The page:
“As I said before, we have vendors and patrons that come from far and near. They stay in our hotels and eat in our restaurants. Plus, Wild Adventures begins their season the weekend before, so folks have the opportunity to come and make Valdosta and Lowndes County their destination for the weekend. They can enjoy a day at the festival and one at Wild Adventures. It truly makes a terrific mini vacation.”   

Though the Community-wide Family Reunion does not pull in the crowd that the Azalea Fest does, the festival-style event has impacted the area in a way that provides free resources to residents.

It is hosted by the Valdosta-Lowndes Metropolitan Chapter of the National Council of Negro Women in September yearly.

The reunion first began by bringing families together nine years ago, but it has since grown to connect everyone.

Organizers said the event has grown tremendously and continues to improve.

“I think the interest in attending this event continues to increase due to us offering a variety of things to do for both adults and kids, as well as it being a fun, family-themed event,” said Dr. Jamie Foster-Hill, section president. “The committee’s drive and the person who spearheads the event is what attributes to the increase of the participants and the success of this event each year.”

The reunion is true to its definition as it unites families together that are not only from the Valdosta-Lowndes County area but also surrounding counties.

“Local vendors, organizations and businesses all come together on this day to celebrate the importance of the family unit by providing health screenings, informational booths, free clothing live entertainment, free food and activities, door prizes and much more,” Hill said.

Vendors are diverse and come from a variety of backgrounds, which promotes inclusion, she said.

Valdosta State University, Wiregrass Georgia Technical College, the Rotary Club of Valdosta and Second Harvest of South Georgia are a few known vendors.

In 2019, Second Harvest provided free groceries that included beans, produce, bread and canned goods.

Among other festivals around the Valdosta area are:

• The South Georgia Film Festival, scheduled for March 6-8, offers film screenings and panels. Filmmakers, both nationally and internationally, are participants.

• 100 Black Men of Valdosta Barbecue Cookoff, a barbecue contest held in August on the Lowndes County Courthouse Square that draws in hundreds of patrons;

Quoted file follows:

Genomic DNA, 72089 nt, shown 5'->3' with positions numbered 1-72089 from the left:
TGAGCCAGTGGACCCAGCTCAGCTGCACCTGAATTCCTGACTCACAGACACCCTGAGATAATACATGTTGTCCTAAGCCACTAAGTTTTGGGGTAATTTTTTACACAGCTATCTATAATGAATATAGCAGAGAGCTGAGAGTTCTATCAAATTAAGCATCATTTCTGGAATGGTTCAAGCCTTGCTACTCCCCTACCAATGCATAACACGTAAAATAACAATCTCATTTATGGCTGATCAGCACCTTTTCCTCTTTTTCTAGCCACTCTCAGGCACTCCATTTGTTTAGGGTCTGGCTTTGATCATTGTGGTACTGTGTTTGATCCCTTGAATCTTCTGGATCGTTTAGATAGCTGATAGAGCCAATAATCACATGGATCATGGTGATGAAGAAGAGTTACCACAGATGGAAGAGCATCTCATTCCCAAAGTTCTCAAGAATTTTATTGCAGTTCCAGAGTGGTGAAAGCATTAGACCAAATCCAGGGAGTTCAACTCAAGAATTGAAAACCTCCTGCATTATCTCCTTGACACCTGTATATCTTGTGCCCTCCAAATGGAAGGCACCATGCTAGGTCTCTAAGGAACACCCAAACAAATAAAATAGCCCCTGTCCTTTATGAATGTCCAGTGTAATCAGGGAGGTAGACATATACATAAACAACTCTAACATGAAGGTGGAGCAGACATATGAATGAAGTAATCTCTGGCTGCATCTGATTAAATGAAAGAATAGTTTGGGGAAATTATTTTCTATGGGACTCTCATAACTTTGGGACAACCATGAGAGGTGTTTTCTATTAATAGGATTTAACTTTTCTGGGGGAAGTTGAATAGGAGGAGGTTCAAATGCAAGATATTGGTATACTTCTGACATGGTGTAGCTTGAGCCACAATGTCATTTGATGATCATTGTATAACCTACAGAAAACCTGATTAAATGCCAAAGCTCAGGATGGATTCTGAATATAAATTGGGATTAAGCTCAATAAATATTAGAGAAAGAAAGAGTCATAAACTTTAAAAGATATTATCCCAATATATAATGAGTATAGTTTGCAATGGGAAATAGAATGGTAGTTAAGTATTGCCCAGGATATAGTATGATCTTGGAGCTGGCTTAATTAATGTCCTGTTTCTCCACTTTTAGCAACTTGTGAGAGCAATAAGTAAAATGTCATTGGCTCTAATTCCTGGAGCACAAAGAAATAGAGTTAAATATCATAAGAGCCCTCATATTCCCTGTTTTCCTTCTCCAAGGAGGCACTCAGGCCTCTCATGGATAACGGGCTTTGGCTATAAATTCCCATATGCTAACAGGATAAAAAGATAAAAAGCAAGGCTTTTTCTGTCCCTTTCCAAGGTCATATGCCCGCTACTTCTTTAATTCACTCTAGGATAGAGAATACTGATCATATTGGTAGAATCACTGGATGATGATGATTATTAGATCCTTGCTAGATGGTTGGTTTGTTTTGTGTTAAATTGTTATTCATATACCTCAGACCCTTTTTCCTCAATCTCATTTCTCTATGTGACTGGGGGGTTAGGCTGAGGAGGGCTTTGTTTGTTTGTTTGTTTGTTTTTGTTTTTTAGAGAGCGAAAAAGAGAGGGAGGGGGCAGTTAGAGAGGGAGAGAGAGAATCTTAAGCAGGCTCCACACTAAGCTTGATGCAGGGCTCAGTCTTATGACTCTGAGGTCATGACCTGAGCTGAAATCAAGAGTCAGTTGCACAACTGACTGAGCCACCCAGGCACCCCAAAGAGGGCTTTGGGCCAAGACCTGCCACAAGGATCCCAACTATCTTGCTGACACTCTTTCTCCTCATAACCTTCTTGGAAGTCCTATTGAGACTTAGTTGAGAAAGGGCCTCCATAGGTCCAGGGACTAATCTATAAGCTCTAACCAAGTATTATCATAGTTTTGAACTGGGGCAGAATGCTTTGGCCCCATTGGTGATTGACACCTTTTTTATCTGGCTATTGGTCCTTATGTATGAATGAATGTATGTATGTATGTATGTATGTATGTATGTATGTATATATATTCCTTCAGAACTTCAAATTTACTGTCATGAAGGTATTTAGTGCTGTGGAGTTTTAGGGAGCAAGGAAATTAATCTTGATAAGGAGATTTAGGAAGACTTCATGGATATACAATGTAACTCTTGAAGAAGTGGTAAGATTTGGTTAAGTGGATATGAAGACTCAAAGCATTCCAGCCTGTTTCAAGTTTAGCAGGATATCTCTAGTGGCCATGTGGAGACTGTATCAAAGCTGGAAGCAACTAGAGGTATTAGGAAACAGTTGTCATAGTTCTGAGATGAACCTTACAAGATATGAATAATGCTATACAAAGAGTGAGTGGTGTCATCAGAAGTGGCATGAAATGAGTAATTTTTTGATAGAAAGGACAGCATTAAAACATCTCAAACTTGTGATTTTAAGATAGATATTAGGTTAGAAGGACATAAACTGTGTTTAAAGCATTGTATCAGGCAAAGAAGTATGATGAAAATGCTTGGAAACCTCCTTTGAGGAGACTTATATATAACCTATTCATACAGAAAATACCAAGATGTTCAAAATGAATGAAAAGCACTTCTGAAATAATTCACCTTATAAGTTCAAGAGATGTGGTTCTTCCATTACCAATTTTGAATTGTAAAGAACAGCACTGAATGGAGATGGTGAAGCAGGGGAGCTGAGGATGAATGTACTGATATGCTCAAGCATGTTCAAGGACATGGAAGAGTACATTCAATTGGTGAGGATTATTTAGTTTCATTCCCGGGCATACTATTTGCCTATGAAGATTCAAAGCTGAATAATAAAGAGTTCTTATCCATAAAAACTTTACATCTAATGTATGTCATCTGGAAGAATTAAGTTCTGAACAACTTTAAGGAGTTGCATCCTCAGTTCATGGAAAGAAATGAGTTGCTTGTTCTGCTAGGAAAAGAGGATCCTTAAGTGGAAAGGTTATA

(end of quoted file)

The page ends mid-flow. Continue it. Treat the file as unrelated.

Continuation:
• Brooks County Skillet Toss, held in Quitman in October. Includes arts, crafts, vendor and the skillet toss competition;

• The Morven Peach Festival, held in May, celebrating one of Brooks County’s leading crops;

• The Hahira Honey Bee Festival, held in October with vendors, arts, crafts and a large parade offered. The honey bee theme celebrates the city’s past as one of the nation’s leading providers of queen bees for beekeepers;

• The South Georgia Pride Festival, held in September in John W. Saunders Park. The event supports the lesbian, gay, bisexual and transgender community. Vendors include merchants, nonprofits and food;

• The Safe Trick or Treat Fall Festival, held in October by the Lowndes County Sheriff’s Office, gives kids a safe place to observe Halloween.

• RKDS Film Festival. Scheduled for July 10-12 at Old Valdosta High School Performing Arts Center, 3101 N. Forrest St., the third annual RKDS Film Festival will feature chosen films, more. Past film festivals have included celebrity salutes to and visits by Burt Reynolds and “Sonny” Shroyer. Run dates: July 10-12. More information: Visit https://filmfreeway.com/RkdsFilmFest

Colquitt County

The Calico Arts and Crafts Show, scheduled for March 21-22 and Nov. 14-15, is known as a one-stop shopping extravaganza for lovers of all things handmade and crafty.

Calico Arts and Crafts show is a two-day festival of art that draws in hundreds of patrons from all over the county and about 300 vendors to share their wares. It occurs once in the spring and once in the fall.

• Lights! Lights! Thanksgiving Night offers visitors a chance to see the Moultrie Courthouse Square lit up with hundreds of Christmas lights on Thanksgiving night to roll in the holiday season.

Once residents have had their fill of turkey for the evening, they can come watch the square light up for Christmas and even meet Santa early. It is because of “Lights! Lights!” that Moultrie has been voted one of the most charming Southern cities to spend the holidays in by Southern Living Magazine, according to organizers.

• Santa Stroll n’ Roll is held in December. The event began nine years ago to raise money for local nonprofits. The event usually sees about 250-plus participants who come out to jog or ride around the Moultrie Courthouse square with Santa every year.